What would it take for the church to go viral?
That's on my mind pretty persistently these days. All the more so as I'm reading Frank Viola and networking with people pursuing "simple church" and "organic church" expressions. So I guess it's no surprise that even a political editorial can get me started down that track again. For example, here's what I read this morning in an article by Danielle Allen about Obama's use of the internet:
Over the last two years, the Obama campaign... used its website to disseminate tools for grass-roots organizing and made its campaign infrastructure infinitely expandable as groups replicated over and over, learning from and copying one another. The campaign infrastructure became, to a significant degree, self-organizing. This explains its remarkable people power.
Among the people I know in conventional church settings, self-organizing groups that learn from and copy each other as they replicate just because someone gave them the tools... well, it's pretty hard to envision. But among the simple/organic/house church people I encounter, that's not just what they envision, it's what they do.
Personally, I get an extra kick out of this because terms like "self-organizing" and "replicate" take me back to my days in grad school doing Molecular Biology research with an RNA virus. (Here's a little shout-out to all those Fan lab alumnae!) So when I muse about "viral Christianity" I don't just think about the internet and social networking. Visions of particles and genomes dance in my head as well.
So let me just try and wander my way into one point today. When you're a virus, "keep it simple" is an extremely powerful strategy. The smaller and simpler you are, the easier it is to make more of you. The smaller your genome is (the number of genes that make up your DNA or RNA), the less time and energy it takes to replicate it. The virus we worked with in my lab actually had only three genes. Three! Yet with just that it was able to infect a cell, instruct it to create a vast pool of virus components, assemble the parts and bud off mature virus particles capable of starting the next cycle.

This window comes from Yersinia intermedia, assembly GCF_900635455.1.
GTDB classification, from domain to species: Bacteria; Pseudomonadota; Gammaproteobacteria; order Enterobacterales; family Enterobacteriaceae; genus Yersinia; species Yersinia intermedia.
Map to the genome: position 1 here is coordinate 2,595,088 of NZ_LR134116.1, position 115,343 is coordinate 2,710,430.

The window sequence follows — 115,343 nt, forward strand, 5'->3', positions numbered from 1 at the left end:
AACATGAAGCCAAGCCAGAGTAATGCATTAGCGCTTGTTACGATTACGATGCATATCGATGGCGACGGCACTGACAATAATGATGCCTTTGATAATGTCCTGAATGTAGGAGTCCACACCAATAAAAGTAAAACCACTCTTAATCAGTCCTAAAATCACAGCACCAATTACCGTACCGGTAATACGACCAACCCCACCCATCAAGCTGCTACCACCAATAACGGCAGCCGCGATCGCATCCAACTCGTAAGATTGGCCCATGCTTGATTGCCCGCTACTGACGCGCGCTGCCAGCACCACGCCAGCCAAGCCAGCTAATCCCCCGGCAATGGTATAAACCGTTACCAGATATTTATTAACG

"Viral Christianity," if it's to spread effectively will want to be as small, as simple as possible. Including blueprints for buildings, reproducing twenty-page constitutions, and requiring four years of grad school to train a leader before you can start is not simple, and simply ineffective. I am not saying those things are inherently bad. I am saying that if you require them or rely on them, you'll never go viral.
So. What is the smallest number of "genes" required for the church to be the church and to replicate, and what are those genes? That's what I think about.
I wonder if we can get it down to three?